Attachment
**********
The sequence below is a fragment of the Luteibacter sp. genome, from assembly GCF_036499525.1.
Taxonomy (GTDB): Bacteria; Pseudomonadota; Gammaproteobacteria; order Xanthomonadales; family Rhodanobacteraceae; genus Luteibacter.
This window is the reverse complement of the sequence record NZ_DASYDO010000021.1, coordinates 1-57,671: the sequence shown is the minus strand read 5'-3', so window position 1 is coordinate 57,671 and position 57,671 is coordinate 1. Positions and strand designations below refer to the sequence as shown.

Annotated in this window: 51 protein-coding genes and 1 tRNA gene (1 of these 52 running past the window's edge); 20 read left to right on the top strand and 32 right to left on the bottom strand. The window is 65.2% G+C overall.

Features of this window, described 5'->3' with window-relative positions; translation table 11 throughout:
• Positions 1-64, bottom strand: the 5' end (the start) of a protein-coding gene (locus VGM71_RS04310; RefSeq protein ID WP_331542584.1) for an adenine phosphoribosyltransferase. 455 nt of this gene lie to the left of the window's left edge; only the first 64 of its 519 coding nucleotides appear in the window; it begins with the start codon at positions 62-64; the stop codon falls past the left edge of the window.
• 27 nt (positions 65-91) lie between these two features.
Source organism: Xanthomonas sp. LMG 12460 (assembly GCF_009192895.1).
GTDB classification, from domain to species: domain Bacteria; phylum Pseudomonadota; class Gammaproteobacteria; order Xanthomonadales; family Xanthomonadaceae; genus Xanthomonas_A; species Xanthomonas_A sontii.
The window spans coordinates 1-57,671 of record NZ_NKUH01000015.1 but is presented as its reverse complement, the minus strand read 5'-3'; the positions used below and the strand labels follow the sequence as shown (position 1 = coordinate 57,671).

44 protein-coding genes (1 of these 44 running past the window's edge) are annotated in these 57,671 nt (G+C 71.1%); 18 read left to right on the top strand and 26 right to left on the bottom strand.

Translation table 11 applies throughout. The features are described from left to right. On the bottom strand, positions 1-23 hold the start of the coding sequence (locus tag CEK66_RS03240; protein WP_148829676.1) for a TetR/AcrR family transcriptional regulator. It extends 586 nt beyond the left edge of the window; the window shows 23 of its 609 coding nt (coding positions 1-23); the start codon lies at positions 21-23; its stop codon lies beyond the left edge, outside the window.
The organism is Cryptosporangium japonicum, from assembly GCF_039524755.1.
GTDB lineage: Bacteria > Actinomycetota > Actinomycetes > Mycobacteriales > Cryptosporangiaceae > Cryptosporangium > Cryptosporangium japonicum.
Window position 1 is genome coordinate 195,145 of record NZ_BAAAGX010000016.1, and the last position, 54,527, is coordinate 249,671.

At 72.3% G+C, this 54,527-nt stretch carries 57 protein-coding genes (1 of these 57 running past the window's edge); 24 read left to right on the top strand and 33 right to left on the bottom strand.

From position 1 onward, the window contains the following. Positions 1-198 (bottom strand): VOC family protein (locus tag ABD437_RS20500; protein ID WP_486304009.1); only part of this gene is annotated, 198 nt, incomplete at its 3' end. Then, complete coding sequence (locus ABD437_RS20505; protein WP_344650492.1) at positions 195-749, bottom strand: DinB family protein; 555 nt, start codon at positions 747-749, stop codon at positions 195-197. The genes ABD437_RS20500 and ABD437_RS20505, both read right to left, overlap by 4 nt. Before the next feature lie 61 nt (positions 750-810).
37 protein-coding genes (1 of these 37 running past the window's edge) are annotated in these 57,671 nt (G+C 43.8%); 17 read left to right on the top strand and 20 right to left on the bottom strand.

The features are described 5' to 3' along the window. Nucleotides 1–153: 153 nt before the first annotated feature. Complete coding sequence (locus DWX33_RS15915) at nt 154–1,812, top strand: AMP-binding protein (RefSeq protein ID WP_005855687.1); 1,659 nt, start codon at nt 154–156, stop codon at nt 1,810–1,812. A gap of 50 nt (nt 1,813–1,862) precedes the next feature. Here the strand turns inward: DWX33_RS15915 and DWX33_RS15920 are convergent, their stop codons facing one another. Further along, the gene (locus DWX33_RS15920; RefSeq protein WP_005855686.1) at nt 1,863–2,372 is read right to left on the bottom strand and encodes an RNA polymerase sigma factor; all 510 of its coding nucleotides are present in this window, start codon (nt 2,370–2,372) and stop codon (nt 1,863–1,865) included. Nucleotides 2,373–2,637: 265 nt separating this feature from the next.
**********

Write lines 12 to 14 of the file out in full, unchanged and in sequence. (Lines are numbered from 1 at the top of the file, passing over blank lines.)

Translation table 11 applies throughout. The features are described from left to right. On the bottom strand, positions 1-23 hold the start of the coding sequence (locus tag CEK66_RS03240; protein WP_148829676.1) for a TetR/AcrR family transcriptional regulator. It extends 586 nt beyond the left edge of the window; the window shows 23 of its 609 coding nt (coding positions 1-23); the start codon lies at positions 21-23; its stop codon lies beyond the left edge, outside the window.
The organism is Cryptosporangium japonicum, from assembly GCF_039524755.1.
GTDB lineage: Bacteria > Actinomycetota > Actinomycetes > Mycobacteriales > Cryptosporangiaceae > Cryptosporangium > Cryptosporangium japonicum.